Dr. P.V. Viswanath
A Calmer Market? Not for Long Bonds
November 13, 2010 New York Times
AN implicit goal of the Federal Reserve’s plan to buy $600 billion in Treasury debt is to stabilize the market. But this unconventional plan may mean even greater uncertainty for at least one group of investors: those who own long-term government bonds.
“There could be near-equity-like volatility” coming for these bonds, warned Joseph H. Davis, chief economist and head of the investment strategy group at the Vanguard Group.
While the Fed has made it clear that it aims to keep intermediate interest rates very low by buying Treasuries maturing in the 5-to-10-year range, it has said little of its intentions for 30-year debt. As a result, investors who think that the Fed’s plan — called quantitative easing, or QE2 — could lead to higher inflation have managed to drive up long-term yields by selling 30-year Treasuries. Bond yields move in the opposite direction of prices.
Since late August, when the bond market first began to anticipate QE2, yields on 30-year Treasuries have climbed to 4.28 percent from 3.53 percent, leading to significant losses for investors who’ve been betting on long-term bonds. The Vanguard Long-Term Treasury fund, for example, has lost around 8 percent of its value in just the last two and a half months.
Of course, investors in long-term Treasuries have grown accustomed to stock-like swings in their holdings. In the first six months of 2009, the average long-term government bond fund lost 23 percent of its value, only to climb around 14 percent in the subsequent four months, slump 8 percent in the next six months, and soar 26 percent between April and August of this year.
The bond market’s reaction to QE2 is somewhat reminiscent of its response to the Fed’s announcement of its first round of quantitative easing, in March 2009, during one of the rougher periods of the global credit crisis, said Thomas D. Carney, a portfolio manager for the Weitz Funds in Omaha.
In that time, Mr. Carney said, “the Fed accomplished its intended goal of calming the financial markets.” But contrary to what some people believed could happen to Treasuries, he said, volatility grew. Yields jumped after investors grew more confident that economic recovery was near.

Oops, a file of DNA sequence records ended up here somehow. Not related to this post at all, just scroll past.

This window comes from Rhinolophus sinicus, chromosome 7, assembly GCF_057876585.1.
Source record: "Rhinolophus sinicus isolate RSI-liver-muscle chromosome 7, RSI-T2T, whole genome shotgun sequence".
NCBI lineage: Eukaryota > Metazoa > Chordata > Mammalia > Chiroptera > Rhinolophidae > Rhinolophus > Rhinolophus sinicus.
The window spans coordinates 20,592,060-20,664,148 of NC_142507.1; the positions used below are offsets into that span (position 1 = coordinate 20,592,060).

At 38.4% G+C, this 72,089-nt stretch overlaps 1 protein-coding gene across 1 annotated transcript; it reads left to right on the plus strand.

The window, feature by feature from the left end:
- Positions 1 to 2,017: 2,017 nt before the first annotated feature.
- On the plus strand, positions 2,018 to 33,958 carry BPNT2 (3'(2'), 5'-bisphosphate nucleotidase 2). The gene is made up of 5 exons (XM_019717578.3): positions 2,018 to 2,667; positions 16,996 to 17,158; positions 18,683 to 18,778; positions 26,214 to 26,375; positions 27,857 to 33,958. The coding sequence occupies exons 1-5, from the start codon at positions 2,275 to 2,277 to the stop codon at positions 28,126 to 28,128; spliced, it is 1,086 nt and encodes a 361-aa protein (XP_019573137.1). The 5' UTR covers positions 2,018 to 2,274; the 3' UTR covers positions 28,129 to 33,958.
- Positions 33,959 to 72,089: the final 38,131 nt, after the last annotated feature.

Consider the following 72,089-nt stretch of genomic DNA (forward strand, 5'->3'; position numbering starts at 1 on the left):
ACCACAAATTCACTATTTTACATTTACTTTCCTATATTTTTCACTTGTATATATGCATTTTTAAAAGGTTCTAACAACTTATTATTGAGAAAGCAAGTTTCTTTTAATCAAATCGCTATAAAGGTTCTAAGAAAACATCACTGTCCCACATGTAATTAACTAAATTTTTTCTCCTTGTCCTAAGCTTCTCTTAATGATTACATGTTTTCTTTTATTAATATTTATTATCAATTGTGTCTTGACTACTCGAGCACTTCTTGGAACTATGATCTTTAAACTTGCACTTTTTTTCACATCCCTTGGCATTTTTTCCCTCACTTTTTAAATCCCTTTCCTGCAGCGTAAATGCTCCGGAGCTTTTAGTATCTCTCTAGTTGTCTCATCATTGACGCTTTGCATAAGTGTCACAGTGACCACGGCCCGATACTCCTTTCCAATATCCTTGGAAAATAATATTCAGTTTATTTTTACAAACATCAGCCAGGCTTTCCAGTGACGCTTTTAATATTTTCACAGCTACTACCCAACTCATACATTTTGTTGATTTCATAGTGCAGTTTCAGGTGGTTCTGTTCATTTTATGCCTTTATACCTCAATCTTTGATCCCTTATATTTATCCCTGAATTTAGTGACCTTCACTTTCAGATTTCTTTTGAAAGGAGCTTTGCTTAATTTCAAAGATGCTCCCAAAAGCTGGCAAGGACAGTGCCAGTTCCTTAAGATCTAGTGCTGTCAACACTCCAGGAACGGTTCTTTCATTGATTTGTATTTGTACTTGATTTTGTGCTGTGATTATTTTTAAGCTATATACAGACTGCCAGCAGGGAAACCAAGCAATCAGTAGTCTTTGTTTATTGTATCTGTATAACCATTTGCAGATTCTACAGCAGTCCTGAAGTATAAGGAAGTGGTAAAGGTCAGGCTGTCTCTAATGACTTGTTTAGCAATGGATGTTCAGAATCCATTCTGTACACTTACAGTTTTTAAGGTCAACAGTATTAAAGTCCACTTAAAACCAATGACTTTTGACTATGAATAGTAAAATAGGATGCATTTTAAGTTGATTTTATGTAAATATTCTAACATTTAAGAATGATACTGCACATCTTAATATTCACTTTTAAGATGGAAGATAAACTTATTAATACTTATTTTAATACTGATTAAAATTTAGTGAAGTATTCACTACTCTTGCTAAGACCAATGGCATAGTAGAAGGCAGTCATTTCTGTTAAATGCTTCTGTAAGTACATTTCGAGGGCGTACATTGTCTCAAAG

Indeed, within a year of that announcement, yields on 30-year Treasuries shot up to 4.75 percent from 3.6 percent. That helps explain why the average long-term government bond fund sank nearly 19 percent last year.
This time around, fixed-income investors could be at even greater risk of suffering losses, because they don’t enjoy that much of a “yield cushion,” said Mr. Davis at Vanguard.
What does he mean by that? Several factors determine how sensitive a bond may be to swings in interest rates. First, there’s duration, a statistical measure expressed in years, that tells how much a bond’s price would fall if interest rates climbed by one percentage point. If a bond’s duration is four years, for example, that implies that the price of the investment could fall 4 percent if interest rates rose by a full percentage point. But if that same bond yielded, say, 5 percent, investors could still avoid losses on a total return basis even if rates rose by a point.
Three years ago, a typical total bond market index fund was yielding around 5 percent with an average duration of about four and a half years. Today, that same fund has a similar four-and-a-half year duration, yet is yielding only around 3.4 percent. That means investors could wind up losing more if rates spike.
OF course, investors could be facing wide swings in Treasury prices whether rates go up or down.
For example, if the Fed succeeds in bolstering investor confidence and economic activity, long-term investors are likely to continue to sell 30-year Treasuries, leading to even greater losses on long-term bonds.
And if the economy heats up to the point where many investors fear the potential for inflation, something else could happen: Yields on 10-year Treasury notes and other intermediate-term securities could also start rising as investors move into more growth-oriented asset classes and as the Fed begins to curtail its bond purchases.
If, on the other hand, QE2 doesn’t spur as much economic growth as the Fed hopes, long-term bond investors might stop fixating on inflation and start to worry about another economic downturn — as they did earlier this year when the European debt crisis struck. Back then, interest rates reversed course quickly, sinking as investors sought the perceived safety of long-term Treasuries. Those lower rates meant higher prices.
The Fed’s powers are limited, said Carl P. Kaufman, co-manager of the Osterweis Strategic Income fund.
“In the long run,” Mr. Kaufman said, “economic results — not the Fed — will determine where long-term rates are going to be headed.”
Paul J. Lim is a senior editor at Money magazine. E-mail: email@example.com